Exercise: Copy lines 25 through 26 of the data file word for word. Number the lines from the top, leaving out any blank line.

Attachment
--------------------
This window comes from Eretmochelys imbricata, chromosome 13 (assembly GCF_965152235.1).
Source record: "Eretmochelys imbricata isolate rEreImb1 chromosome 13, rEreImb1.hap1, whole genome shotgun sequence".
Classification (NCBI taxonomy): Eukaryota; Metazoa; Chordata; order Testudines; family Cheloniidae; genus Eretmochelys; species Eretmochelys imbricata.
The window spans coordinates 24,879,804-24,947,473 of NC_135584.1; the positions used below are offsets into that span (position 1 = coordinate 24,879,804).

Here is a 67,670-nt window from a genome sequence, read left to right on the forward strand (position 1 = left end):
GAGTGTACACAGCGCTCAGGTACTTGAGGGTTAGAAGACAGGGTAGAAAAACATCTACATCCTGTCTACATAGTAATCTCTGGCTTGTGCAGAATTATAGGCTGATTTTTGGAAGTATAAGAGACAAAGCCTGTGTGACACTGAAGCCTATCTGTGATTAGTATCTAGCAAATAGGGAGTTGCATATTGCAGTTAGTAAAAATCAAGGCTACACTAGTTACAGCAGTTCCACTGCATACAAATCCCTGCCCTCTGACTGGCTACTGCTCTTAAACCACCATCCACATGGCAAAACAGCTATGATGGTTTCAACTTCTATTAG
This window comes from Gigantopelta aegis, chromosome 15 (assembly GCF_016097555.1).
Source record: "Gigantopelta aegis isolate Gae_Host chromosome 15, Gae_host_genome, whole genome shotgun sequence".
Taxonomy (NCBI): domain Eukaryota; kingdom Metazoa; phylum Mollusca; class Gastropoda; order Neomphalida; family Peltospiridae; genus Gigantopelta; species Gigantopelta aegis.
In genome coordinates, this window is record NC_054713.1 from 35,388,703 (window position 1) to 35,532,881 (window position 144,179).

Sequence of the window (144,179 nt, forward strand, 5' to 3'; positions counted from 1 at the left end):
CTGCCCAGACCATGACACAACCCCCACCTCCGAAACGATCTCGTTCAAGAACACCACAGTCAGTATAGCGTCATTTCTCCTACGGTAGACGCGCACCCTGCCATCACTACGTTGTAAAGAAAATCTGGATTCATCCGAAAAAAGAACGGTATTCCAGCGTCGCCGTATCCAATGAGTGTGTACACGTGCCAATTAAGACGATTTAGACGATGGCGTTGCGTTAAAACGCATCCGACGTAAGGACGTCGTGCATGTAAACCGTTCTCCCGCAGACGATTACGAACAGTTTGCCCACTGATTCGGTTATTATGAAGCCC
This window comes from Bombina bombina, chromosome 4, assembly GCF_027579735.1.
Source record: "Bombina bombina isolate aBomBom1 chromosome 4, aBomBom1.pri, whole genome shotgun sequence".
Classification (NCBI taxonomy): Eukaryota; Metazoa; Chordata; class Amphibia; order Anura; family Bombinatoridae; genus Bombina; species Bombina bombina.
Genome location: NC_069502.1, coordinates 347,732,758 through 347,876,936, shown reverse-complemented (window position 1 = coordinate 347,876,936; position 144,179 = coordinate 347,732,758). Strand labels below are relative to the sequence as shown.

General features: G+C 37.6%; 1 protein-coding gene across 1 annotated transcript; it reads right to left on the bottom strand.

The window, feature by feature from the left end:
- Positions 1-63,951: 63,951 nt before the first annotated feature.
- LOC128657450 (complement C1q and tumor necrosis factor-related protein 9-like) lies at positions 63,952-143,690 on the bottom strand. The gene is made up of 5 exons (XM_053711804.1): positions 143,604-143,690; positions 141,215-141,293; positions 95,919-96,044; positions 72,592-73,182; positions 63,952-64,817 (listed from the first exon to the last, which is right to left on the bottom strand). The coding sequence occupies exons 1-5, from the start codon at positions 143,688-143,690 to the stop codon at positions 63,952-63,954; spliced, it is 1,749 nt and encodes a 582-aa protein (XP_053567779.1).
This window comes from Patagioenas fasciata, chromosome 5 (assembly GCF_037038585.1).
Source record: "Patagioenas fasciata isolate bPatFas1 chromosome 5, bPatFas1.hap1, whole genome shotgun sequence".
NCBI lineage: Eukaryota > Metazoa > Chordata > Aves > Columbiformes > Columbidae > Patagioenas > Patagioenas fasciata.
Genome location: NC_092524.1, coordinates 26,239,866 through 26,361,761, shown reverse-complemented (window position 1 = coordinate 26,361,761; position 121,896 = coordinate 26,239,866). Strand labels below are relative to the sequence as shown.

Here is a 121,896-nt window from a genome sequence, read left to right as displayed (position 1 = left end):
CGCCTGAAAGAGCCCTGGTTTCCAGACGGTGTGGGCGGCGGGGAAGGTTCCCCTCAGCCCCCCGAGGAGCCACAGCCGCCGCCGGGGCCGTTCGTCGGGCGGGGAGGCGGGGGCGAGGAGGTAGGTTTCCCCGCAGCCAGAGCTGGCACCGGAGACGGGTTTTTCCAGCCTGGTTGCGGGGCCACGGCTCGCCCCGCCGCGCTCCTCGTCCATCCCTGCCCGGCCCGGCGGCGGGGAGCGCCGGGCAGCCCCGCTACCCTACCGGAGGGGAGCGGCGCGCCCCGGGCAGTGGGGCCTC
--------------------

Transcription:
Here is a 121,896-nt window from a genome sequence, read left to right as displayed (position 1 = left end):
CGCCTGAAAGAGCCCTGGTTTCCAGACGGTGTGGGCGGCGGGGAAGGTTCCCCTCAGCCCCCCGAGGAGCCACAGCCGCCGCCGGGGCCGTTCGTCGGGCGGGGAGGCGGGGGCGAGGAGGTAGGTTTCCCCGCAGCCAGAGCTGGCACCGGAGACGGGTTTTTCCAGCCTGGTTGCGGGGCCACGGCTCGCCCCGCCGCGCTCCTCGTCCATCCCTGCCCGGCCCGGCGGCGGGGAGCGCCGGGCAGCCCCGCTACCCTACCGGAGGGGAGCGGCGCGCCCCGGGCAGTGGGGCCTC